Play like a girl: The triumph and reckoning of the Matildas and the Women’s World Cup

by Hannah Diviney
Thursday 7 September 2023

Matildas Running

Football has been a part of my life (at least on the fringes) for as long as my younger sisters have been old enough to play. I’ve spent many a chilly Saturday or Sunday morning on the sidelines, clutching the warmth of a sausage sandwich or bacon and egg roll from a park’s canteen against bitter winter winds. I’ve seen my sisters laugh, cry, score goals, defend, get injured, foul and occasionally even vomit. I’ve also seen the way they’ve been treated as young women who play football. 

The fact that their games are sometimes less attended or considered less important, that their team’s needs are often passed over in favour of the men and boys at their clubs. The fact that even in Female Football Week, the one week of the season where associations have to at least look like they care, the support they’re given is not up to scratch. It’s a tale as old as time itself but I know so many fiery passionate powerful girls, who have slowly faded off the field and hung up their boots because they just weren’t supported. Because the road wasn’t seen to be as long or as golden for women in sport. That is, until now.

Over the last month, Australia has been gripped by the tale of the Matildas, a team of fierce, fabulous and talented women who never say die and won’t rest till it’s done. The power they’ve held over all of us has been a force to behold from the record crowds in sold out stadiums to the kind of television ratings not seen either in decades, or in fact ever before. In their do-or-die semi-final against England, it’s estimated that 11.15 million people (measured in TV’s, so that’s excluding groups/Optus Sport or actual spectators at the stadium) tuned in across the country. That’s about 42% of Australia’s entire population.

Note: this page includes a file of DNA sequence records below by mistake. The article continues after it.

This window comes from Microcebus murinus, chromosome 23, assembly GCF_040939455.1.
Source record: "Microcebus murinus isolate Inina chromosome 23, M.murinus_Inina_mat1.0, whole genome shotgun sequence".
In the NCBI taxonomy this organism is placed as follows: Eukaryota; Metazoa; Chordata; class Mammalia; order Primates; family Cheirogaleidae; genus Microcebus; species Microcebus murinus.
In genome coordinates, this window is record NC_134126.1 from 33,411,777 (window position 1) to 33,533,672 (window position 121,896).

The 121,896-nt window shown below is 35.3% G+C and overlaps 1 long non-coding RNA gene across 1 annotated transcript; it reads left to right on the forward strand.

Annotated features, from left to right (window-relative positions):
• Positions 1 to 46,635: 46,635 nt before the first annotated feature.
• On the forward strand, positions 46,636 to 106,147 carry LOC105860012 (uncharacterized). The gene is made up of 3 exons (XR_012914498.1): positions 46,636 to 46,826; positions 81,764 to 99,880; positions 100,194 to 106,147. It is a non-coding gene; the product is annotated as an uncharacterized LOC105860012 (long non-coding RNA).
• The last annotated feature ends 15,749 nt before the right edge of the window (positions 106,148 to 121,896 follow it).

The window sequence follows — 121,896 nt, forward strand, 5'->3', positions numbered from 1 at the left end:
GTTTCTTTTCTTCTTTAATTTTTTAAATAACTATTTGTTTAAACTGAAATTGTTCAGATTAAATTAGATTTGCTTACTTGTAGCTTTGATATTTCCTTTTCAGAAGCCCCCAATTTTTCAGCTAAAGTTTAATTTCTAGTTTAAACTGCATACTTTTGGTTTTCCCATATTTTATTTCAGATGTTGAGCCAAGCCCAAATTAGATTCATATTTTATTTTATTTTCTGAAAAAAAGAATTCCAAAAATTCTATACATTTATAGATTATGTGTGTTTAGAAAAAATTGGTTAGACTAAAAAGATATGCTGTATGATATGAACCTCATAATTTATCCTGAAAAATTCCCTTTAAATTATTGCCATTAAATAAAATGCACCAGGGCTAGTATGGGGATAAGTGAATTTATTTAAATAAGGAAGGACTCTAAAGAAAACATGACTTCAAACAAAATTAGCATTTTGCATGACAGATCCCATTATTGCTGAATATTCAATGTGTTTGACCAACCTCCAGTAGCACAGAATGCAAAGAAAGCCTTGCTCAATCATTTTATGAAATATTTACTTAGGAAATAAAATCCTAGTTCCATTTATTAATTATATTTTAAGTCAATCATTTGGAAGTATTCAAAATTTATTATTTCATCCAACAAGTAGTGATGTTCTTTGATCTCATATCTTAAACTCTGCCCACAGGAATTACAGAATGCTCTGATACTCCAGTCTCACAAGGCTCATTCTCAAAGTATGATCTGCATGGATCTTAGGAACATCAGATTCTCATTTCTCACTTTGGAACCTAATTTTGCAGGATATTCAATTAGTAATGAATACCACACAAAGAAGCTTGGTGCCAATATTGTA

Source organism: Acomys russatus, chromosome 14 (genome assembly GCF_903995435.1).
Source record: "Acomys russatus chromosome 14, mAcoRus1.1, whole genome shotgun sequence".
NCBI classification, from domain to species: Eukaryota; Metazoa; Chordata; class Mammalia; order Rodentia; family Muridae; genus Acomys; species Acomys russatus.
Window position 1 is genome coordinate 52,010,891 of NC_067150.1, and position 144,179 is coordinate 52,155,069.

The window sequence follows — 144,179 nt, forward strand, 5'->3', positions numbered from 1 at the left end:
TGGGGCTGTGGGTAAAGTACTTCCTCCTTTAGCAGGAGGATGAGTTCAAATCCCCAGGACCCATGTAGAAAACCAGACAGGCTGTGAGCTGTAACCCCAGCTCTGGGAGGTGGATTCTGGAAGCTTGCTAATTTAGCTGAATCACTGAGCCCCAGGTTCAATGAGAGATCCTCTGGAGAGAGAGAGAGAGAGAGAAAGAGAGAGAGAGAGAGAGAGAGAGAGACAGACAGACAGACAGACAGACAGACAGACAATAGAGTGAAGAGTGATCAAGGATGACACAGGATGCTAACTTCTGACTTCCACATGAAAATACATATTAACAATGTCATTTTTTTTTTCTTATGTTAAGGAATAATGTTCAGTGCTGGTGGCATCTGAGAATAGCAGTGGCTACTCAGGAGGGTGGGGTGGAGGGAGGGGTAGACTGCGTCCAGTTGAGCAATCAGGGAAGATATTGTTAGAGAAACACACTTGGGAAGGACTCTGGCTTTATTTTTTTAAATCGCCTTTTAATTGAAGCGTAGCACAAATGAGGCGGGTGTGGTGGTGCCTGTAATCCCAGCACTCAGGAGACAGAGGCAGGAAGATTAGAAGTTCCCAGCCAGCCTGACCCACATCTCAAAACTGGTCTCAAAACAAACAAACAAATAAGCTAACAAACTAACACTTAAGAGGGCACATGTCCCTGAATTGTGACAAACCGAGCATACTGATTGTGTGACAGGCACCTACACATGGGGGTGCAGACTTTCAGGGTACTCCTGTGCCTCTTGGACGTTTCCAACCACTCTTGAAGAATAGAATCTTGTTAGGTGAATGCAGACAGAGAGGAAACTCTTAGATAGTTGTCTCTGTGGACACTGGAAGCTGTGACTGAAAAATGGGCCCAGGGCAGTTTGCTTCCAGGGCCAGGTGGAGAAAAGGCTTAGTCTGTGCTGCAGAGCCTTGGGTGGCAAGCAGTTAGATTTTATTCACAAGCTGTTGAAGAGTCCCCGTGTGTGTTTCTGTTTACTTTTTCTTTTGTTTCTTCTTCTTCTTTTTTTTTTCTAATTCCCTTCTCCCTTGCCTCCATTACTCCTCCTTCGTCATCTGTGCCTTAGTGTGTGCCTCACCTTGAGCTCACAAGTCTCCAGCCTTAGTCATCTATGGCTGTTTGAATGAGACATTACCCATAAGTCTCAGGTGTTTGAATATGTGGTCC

Never before have we seen that kind of feverish passion: when people are talking about ‘the game’ last night and they mean a women’s football match. Never has so much attention been paid to one woman’s calf muscle in a non-objectifying way. Little boys are turning up to training, pretending to be Sam Kerr and Hayley Raso. That’s incredible. It’s meant the air lately has felt charged with a rare electricity, the kind that tells us the needle is moving. That buzz we can all feel? Those are times actually changing.

Matildas Standing In A Row

Now, there are two things about this kind of real change that people don’t necessarily talk about. The first is the fact that we wouldn’t be here in this moment, watching the tides turn and the air shift around us without the hard work, sacrifice and love of so many unsung heroes. Women who never got their due but did it anyway because they believed that one day, we’d get somewhere better. Women who have never been rightfully recognised by history. Women who played in front of barely anyone and still gave it their all. Who played without pay, balancing the work of elite athletes with livelihoods and families. We can’t forget or diminish any of them.

The second? How many people (read: men) get uncomfortable or defensive when the script is flipped and the status quo tossed out the window. While it’s true that Missing Perspectives (the media company of which I am Editor-in-Chief) has seen its biggest growth and transformation ever as a result of the Women’s World Cup, the flipside is we’ve also seen a massive increase in trolls, nasty comments and the spread of misinformation. It’s nothing we can’t handle and has honestly been altogether predictable and amusing; yes I can name players other than Sam Kerr, (the whole team in fact), yes I DO actually understand the offside rule and you know what, Bob? Women’s sport does make money. $900 million AUD worth in fact, the highest grossing revenue of any sporting event behind only the men’s World Cup in Qatar. That’s hardly something to sneeze at nor is the unparalleled commitment from the Albanese government to invest another $200 million into women’s sport. An easy win for the government perhaps, but nonetheless a commitment from those in power that women’s sport is not headed back into the shadows now that the confetti has settled. Nor should it. If these past four weeks have been proof of anything, let it be that there is reason to invest in women (spoiler alert: there always has been), our success and our stories.

This is not going to be the end of women’s sport having its moment in the spotlight. In fact - this is only the beginning. And I for one, on behalf of my sisters and any woman who has showed up to play even when no one watched, who has fallen out of love with sport, who has been made to feel like ‘playing like a girl’ is the worst thing they could do, can’t wait to see just how bright it shines.  

Matildas Cheering